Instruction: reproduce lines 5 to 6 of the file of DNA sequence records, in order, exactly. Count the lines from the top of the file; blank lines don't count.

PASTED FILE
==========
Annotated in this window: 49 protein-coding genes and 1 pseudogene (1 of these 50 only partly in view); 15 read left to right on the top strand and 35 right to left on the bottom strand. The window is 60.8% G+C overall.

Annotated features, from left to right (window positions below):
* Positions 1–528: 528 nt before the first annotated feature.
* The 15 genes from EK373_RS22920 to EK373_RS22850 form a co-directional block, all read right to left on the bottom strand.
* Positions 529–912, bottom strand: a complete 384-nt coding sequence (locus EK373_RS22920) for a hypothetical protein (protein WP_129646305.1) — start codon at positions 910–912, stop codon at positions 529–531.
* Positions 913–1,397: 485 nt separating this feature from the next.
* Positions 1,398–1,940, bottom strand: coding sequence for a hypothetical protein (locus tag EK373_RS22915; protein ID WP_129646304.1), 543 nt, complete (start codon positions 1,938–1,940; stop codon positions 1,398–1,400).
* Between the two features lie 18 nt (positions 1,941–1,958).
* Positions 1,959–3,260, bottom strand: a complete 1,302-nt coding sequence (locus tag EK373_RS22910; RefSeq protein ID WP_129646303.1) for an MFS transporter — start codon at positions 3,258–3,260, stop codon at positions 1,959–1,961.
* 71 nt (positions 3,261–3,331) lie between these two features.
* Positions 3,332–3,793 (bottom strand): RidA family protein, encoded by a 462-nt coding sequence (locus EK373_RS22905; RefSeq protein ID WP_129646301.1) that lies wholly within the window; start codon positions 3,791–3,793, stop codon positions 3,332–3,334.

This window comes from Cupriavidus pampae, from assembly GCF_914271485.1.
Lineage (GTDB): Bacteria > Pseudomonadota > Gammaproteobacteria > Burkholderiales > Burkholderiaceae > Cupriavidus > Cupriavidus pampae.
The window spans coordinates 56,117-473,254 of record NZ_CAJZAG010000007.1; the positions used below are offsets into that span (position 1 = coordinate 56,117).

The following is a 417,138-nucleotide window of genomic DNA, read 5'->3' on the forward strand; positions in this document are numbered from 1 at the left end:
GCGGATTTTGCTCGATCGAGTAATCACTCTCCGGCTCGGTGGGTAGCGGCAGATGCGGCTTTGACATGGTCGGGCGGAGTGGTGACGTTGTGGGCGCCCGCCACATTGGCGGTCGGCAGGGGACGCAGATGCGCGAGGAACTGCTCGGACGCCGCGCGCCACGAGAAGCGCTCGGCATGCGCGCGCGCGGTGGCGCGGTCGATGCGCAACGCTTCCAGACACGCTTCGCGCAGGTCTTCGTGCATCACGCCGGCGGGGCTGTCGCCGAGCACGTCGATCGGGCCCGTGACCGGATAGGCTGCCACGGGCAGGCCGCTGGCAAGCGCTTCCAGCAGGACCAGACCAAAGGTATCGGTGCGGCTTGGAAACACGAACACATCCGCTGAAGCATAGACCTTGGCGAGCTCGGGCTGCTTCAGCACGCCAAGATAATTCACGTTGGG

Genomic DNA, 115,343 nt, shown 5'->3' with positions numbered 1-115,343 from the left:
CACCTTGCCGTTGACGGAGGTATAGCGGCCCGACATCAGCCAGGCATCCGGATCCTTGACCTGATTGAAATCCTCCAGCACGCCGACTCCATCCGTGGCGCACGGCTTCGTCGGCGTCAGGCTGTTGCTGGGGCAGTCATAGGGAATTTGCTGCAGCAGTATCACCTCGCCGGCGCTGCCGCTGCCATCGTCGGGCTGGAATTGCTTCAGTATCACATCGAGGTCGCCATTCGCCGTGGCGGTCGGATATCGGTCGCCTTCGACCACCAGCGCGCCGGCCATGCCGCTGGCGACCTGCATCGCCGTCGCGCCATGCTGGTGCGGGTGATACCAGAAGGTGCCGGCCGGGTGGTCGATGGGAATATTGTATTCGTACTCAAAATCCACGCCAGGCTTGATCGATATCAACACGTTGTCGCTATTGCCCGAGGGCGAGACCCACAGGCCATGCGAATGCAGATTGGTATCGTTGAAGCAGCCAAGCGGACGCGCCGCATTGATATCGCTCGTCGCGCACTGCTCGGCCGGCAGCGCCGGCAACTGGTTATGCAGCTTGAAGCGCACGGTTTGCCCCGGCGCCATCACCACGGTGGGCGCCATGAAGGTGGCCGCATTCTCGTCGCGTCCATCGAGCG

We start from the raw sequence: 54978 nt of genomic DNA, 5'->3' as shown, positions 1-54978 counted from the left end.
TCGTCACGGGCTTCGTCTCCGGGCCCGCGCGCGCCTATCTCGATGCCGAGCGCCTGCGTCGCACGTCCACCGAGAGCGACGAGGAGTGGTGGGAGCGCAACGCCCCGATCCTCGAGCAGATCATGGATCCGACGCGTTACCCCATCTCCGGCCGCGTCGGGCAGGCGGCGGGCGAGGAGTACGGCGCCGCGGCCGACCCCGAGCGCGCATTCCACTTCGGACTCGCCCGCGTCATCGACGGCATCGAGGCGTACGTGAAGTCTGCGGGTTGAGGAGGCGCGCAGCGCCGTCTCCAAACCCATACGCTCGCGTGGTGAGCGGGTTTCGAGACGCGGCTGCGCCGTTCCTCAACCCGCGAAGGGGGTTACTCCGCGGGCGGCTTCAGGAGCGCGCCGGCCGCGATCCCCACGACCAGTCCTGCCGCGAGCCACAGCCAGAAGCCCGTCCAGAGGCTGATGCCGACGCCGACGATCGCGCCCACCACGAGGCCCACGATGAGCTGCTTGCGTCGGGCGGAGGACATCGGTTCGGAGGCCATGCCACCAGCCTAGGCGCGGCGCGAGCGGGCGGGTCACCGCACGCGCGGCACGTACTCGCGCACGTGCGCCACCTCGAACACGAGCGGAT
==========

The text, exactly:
* Positions 529–912, bottom strand: a complete 384-nt coding sequence (locus EK373_RS22920) for a hypothetical protein (protein WP_129646305.1) — start codon at positions 910–912, stop codon at positions 529–531.
* Positions 913–1,397: 485 nt separating this feature from the next.